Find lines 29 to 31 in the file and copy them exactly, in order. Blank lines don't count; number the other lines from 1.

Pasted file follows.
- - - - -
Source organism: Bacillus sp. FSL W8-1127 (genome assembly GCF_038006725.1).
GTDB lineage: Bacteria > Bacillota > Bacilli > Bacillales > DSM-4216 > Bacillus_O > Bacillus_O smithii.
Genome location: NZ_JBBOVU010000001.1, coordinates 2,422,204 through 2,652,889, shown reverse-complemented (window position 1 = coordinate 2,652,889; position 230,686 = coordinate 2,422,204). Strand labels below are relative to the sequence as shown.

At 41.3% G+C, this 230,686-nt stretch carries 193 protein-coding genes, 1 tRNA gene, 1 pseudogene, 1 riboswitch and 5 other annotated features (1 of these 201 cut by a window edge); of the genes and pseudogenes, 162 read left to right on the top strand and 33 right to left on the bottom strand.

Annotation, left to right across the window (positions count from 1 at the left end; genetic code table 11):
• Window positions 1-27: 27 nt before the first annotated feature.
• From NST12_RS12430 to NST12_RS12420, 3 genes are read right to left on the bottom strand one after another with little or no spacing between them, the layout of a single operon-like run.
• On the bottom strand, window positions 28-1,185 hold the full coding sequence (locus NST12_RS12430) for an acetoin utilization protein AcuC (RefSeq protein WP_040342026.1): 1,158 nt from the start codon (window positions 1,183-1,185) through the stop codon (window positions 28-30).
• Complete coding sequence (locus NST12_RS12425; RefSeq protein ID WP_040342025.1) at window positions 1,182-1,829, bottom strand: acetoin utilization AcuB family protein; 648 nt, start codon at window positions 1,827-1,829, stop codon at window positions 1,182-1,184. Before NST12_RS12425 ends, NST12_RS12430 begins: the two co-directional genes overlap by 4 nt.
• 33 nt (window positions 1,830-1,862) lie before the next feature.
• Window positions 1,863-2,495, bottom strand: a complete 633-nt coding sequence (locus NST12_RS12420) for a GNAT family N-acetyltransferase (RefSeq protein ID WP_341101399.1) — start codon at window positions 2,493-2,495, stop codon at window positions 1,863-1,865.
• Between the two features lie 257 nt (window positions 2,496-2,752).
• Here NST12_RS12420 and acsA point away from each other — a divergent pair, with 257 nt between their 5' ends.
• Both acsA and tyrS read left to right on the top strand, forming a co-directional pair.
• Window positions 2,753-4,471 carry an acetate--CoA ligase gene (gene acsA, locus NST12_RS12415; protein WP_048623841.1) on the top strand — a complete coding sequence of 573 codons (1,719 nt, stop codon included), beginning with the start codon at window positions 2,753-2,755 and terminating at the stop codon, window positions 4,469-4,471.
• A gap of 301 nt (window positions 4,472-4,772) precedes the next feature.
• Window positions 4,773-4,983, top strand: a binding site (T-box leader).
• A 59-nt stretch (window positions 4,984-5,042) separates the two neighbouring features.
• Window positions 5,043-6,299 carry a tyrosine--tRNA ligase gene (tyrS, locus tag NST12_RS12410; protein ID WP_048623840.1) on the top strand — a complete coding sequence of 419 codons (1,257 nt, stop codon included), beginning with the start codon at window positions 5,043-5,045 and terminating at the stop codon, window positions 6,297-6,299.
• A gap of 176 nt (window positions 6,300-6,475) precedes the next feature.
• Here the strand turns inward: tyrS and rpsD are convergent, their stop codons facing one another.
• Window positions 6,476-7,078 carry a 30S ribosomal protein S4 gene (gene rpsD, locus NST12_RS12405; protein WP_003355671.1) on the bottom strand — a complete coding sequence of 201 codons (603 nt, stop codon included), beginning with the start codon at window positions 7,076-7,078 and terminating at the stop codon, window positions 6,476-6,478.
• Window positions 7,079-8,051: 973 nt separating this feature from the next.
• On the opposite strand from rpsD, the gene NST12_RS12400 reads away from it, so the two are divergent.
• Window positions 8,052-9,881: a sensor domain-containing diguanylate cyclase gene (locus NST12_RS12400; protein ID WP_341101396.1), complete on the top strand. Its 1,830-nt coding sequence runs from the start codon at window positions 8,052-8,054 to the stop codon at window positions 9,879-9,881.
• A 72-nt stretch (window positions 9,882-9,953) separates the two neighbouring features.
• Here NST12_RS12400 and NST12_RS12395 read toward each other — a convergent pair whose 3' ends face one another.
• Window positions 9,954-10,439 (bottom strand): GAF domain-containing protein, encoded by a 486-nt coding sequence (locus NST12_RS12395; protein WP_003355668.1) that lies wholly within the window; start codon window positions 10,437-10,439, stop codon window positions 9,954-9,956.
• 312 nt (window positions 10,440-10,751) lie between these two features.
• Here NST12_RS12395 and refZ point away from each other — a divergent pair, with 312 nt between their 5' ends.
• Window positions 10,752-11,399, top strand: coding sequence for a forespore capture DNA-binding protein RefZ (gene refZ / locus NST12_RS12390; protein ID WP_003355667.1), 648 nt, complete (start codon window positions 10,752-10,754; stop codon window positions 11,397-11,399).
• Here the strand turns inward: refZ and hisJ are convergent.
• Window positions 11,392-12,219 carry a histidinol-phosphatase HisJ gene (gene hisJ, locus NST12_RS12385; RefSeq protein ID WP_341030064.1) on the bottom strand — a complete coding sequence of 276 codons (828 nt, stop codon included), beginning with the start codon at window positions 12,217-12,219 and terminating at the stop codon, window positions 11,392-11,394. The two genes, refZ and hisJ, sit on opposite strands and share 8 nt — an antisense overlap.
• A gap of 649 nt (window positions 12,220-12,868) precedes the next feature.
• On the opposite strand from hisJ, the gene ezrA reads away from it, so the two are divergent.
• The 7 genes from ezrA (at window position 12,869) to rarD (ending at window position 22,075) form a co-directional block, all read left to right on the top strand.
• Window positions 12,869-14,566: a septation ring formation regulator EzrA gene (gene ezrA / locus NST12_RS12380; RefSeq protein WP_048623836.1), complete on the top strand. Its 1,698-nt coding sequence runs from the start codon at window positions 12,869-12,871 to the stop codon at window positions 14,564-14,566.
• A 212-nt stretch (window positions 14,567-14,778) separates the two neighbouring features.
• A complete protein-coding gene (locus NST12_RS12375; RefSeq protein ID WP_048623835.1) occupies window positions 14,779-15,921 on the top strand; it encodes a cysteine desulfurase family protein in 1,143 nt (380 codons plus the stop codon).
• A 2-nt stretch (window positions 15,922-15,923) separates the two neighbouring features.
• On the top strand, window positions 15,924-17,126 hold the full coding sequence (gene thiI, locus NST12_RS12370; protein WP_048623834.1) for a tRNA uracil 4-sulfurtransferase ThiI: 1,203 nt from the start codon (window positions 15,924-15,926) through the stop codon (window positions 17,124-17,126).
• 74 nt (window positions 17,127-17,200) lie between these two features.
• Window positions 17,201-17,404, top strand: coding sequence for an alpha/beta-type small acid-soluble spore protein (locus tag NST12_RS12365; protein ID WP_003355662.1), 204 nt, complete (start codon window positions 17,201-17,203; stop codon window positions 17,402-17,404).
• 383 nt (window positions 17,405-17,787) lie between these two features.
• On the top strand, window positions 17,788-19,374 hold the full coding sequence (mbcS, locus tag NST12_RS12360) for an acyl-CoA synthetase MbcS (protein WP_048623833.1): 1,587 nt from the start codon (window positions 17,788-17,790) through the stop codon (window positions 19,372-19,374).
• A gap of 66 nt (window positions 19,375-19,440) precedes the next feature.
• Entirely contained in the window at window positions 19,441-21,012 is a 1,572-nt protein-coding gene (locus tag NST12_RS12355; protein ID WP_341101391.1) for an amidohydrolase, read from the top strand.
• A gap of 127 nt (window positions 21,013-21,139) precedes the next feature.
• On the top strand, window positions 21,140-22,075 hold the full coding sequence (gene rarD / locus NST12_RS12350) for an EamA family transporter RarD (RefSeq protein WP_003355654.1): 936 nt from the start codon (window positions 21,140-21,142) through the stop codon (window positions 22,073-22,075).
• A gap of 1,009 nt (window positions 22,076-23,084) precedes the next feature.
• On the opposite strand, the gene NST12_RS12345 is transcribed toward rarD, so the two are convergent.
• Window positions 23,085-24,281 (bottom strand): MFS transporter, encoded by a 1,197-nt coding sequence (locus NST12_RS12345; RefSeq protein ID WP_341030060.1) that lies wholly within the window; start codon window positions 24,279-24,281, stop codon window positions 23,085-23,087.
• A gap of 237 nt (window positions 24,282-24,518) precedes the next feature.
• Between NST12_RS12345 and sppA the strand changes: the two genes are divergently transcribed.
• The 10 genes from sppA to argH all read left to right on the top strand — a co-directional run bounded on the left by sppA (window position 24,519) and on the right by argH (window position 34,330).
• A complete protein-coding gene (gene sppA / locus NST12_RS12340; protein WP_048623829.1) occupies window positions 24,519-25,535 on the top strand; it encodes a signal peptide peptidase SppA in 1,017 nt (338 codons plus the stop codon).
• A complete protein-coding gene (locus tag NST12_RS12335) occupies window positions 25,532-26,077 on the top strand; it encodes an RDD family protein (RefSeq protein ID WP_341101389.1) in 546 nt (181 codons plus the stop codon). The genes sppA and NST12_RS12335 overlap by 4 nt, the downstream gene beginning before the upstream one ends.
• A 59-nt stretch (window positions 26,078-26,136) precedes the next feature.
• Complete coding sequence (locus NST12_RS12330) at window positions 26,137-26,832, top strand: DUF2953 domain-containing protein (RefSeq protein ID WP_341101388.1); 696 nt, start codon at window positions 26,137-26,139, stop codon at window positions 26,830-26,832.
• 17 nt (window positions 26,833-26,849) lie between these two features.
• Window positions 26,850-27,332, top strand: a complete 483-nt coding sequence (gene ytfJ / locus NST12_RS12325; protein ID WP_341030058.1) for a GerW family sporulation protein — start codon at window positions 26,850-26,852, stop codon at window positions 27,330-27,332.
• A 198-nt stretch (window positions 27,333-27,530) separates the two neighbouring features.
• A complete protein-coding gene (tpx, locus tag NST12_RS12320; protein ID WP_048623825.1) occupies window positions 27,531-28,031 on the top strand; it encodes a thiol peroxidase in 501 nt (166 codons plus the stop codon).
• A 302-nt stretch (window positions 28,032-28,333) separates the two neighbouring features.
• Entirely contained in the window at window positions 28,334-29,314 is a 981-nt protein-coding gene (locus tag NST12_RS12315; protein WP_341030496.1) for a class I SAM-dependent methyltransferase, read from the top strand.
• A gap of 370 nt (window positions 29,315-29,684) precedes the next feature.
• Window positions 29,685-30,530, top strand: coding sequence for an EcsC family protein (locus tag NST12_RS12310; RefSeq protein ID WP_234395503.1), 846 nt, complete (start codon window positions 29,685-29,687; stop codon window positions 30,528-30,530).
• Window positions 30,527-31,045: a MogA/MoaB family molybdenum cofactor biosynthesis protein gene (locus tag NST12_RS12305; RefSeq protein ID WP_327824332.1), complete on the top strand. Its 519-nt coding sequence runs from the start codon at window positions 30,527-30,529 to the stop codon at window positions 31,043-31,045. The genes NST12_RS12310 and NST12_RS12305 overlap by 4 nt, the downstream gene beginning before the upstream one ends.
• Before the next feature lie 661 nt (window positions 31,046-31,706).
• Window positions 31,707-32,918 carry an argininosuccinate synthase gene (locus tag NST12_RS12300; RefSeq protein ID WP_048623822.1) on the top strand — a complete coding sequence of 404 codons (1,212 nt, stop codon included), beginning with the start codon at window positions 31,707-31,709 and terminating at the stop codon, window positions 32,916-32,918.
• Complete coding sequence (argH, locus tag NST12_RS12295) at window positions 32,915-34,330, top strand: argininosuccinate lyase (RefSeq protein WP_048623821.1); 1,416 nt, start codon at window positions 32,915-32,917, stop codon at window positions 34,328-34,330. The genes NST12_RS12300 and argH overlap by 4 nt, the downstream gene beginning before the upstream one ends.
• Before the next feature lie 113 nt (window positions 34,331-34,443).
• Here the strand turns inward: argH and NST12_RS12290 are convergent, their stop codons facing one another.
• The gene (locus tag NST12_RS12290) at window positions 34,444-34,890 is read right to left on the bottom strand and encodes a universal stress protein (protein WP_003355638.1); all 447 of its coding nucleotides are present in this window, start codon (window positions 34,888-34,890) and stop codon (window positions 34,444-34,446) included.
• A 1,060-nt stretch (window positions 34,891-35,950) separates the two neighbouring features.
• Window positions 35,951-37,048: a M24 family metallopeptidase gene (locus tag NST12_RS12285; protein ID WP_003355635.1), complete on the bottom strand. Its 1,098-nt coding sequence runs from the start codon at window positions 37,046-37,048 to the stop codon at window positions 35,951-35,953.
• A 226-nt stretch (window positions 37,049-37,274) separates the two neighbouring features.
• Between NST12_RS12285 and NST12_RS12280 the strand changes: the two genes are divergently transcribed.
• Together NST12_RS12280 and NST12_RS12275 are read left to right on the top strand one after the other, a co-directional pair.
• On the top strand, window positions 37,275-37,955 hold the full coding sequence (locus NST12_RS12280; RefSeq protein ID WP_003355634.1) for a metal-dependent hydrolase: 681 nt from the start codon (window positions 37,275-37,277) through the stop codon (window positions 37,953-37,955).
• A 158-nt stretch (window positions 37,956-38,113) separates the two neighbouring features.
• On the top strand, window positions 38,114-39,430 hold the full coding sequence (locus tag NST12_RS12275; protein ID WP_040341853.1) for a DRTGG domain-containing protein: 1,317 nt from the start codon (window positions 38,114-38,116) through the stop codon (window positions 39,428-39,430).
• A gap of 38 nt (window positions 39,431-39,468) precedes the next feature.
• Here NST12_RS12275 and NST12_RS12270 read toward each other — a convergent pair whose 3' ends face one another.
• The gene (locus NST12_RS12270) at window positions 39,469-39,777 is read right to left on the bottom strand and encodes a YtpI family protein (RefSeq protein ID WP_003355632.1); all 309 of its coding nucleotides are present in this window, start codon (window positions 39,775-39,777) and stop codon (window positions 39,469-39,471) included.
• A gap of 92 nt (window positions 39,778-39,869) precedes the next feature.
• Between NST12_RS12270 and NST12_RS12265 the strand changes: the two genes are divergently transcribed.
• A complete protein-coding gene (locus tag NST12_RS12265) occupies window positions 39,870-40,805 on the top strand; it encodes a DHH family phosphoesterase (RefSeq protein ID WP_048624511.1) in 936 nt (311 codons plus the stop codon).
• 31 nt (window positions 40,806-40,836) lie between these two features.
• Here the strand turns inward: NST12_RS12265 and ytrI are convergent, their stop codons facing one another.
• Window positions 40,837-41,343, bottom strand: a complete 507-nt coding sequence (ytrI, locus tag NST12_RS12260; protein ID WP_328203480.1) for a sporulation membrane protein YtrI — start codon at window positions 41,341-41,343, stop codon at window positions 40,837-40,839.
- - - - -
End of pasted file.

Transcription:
• 312 nt (window positions 10,440-10,751) lie between these two features.
• Here NST12_RS12395 and refZ point away from each other — a divergent pair, with 312 nt between their 5' ends.
• Window positions 10,752-11,399, top strand: coding sequence for a forespore capture DNA-binding protein RefZ (gene refZ / locus NST12_RS12390; protein ID WP_003355667.1), 648 nt, complete (start codon window positions 10,752-10,754; stop codon window positions 11,397-11,399).